So that is my agenda in a nutshell. Oh, I have lots of other things planned. I've written about some in an earlier post. We are (somewhat loosely) following Ambleside Online's year 1 reading schedule, working on the concept of narration...and I have a ton of math materials. I really want my children to understand and enjoy math. I'm always on the lookout for materials that help develop conceptual mathematic abilities. Over the last year or so I have picked up (all used) materials from Miquon, Singapore, Math-U-See, Right Start, and probably a couple of others. But I do math only as Lily wants to do it. She likes doing math, she especially likes workbooks. At this point I encourage her to do any problems she wants to tackle, and I do not point out mistakes. If I notice a particular mistake recurring (say, writing 7's backwards, or always coming up 1 number short when doing an addition problem by "counting on") I will take note of it as something to practice correctly with her on. Often though if she seems to understand the basic concept I just let "mistakes" be. Yesterday she was doing a worksheet where you color in shapes, i.e. "find the squares and color them". One page asked her to find rectangles. The first one she found was a cross, because, she said, it was two rectangles crossing each other. (It wasn't drawn that way, no lines across the arms). But her reasoning made perfect sense. That is exactly the kind of reasoning I don't want to kill by making her find "right" answers all the time! I'm also planning to do science--we just ordered caterpillars to raise into butterflies, and I'm always salivating over all the cool science kits out there. I've looked into NOEO science, which uses more of a "living book" approach. I also like what I have seen of the Apologia elementary books. But really I should save that for another year...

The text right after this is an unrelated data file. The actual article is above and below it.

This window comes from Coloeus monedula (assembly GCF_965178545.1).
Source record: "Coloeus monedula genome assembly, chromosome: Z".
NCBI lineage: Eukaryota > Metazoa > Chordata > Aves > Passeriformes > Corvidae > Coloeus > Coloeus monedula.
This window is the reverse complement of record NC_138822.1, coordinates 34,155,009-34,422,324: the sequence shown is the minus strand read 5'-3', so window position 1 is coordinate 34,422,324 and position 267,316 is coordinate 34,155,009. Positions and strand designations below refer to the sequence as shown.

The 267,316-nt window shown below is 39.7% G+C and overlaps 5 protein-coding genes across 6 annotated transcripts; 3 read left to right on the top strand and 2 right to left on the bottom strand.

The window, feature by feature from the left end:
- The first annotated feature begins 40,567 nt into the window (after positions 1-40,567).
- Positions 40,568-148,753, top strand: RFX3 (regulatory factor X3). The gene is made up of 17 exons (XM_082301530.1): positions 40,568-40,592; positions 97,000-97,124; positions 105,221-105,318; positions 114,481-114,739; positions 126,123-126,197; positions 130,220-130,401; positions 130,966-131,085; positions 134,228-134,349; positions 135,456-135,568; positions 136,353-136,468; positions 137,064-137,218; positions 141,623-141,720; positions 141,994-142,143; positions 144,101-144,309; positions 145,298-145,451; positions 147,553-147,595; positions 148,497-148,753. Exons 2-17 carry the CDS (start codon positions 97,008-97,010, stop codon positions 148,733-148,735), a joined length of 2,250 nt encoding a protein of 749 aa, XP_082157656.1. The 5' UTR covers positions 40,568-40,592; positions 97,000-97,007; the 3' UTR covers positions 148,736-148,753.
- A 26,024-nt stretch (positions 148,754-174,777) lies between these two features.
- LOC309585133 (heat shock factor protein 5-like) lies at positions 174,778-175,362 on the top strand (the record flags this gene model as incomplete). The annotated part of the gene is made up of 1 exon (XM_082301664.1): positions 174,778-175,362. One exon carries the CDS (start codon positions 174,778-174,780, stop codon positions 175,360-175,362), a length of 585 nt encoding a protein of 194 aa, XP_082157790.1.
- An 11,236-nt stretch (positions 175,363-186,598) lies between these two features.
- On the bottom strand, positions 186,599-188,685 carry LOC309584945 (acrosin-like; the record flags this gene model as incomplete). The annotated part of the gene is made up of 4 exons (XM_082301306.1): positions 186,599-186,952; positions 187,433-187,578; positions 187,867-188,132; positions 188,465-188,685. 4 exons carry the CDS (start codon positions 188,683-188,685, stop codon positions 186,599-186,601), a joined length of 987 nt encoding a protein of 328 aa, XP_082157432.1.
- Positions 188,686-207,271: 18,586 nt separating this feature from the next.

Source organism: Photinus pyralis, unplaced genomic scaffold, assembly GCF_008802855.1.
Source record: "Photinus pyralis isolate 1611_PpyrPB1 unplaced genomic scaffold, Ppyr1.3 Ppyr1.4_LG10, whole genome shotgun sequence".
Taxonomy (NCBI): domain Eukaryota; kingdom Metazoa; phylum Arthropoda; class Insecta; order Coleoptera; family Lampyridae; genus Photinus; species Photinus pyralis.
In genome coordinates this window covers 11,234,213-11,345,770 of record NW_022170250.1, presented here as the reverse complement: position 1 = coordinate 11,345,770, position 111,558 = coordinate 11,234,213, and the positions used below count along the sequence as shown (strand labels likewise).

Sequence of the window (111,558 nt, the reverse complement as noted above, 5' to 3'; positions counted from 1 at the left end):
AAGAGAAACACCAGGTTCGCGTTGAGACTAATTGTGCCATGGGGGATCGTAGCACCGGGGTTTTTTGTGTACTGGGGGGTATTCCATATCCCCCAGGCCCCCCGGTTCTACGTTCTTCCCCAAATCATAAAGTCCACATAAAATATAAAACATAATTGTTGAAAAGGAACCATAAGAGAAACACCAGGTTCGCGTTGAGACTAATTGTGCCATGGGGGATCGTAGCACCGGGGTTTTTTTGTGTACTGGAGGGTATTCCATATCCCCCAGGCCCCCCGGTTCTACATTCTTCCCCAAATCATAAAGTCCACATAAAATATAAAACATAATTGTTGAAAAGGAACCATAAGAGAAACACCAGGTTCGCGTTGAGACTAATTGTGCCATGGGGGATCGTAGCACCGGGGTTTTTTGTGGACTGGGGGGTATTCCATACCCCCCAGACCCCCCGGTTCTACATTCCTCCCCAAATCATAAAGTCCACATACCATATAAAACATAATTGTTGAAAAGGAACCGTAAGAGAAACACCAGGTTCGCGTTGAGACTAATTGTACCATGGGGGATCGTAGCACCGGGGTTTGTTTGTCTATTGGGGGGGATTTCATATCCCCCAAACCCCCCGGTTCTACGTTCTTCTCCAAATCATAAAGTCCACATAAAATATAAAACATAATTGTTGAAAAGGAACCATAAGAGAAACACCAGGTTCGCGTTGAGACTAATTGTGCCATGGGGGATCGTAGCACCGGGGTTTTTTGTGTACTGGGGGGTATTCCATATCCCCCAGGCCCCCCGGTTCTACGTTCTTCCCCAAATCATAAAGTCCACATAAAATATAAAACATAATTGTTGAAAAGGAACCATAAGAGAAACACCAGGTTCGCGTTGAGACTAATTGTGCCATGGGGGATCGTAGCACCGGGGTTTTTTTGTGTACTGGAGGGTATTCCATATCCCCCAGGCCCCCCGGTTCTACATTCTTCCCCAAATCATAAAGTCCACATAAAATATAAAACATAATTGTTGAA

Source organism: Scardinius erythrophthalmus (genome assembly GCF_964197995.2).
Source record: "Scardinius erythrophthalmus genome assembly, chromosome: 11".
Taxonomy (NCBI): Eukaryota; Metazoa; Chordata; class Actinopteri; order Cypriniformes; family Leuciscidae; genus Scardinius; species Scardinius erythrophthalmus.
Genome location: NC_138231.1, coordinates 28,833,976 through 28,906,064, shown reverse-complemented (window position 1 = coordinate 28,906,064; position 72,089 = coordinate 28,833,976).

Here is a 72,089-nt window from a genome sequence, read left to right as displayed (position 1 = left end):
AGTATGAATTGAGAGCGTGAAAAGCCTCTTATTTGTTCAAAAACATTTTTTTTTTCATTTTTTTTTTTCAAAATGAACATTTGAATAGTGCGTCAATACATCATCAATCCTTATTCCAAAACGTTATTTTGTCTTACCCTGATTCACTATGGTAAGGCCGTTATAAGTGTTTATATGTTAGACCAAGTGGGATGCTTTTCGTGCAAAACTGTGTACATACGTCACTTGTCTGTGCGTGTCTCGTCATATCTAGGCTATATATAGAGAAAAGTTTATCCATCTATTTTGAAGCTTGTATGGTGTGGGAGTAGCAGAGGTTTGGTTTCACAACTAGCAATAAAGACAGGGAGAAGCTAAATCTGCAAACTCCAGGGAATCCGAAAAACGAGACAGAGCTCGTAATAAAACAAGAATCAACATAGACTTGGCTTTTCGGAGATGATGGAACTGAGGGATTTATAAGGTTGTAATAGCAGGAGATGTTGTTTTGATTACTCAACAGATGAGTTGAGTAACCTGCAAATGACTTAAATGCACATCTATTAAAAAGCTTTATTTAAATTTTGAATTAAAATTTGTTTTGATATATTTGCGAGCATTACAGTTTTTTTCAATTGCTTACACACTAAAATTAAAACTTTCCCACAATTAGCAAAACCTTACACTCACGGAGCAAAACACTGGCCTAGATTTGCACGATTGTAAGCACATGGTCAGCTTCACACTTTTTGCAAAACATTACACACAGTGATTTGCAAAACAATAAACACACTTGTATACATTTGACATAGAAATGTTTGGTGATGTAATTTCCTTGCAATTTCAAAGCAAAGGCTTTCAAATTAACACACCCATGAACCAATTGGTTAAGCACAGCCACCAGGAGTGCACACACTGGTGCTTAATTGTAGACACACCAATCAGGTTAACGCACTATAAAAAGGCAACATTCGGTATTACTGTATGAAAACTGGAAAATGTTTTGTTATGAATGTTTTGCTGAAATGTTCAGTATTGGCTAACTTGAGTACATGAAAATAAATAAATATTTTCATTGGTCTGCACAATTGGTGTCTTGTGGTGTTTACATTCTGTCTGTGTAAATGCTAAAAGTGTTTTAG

I'm editing this post to add a scripture verse:
Lay not up for yourselves treasures upon earth, where moth and rust doth corrupt, and where thieves break through and steal:
But lay up for yourselves treasures in heaven, where neither moth nor rust doth corrupt, and where thieves do not break through nor steal:
For where your treasure is, there will your heart be also.
Matthew 6:19-21
I actually borrowed this verse from Amber over at who used it in her memoires post (I hope you don't mind Amber). I liked her reference to simplifying and focusing more on family. Sometimes it is so hard to not get caught up in, well, everything...and so we waste our time and energy and forget where real treasure is to be found!

Tuesday, August 26, 2008

How to impress a 3-year-old boy

Luke is totally into trucks and tractors these days. Dump trucks, bulldozers, excavators, etc. I brought home a couple of truck/tractor books from the library and he has hardly let them out of his hands--they go everywhere with him, along with his matchbox trucks. I was reading his books to him and pointing out the different machines I have tried operating: bulldozer, excavator, forklift, semi... back during an Air Force training class I attended in Florida. He think's it's pretty cool that Mom got to drive big trucks! I'm still not as cool as Uncle James who flies helicopters, though.
On another note, I was very impressed with Lily this morning. She got out of bed this morning and got out paper and drawing materials. I noticed her drawing lots of little circles down in one corner of the page. When I came by later to call her for breakfast she had just about completed her drawing--eggs, caterpillars, pupae, and butterflies (five of them). It was really, really neat. I love it when my kids do things like that!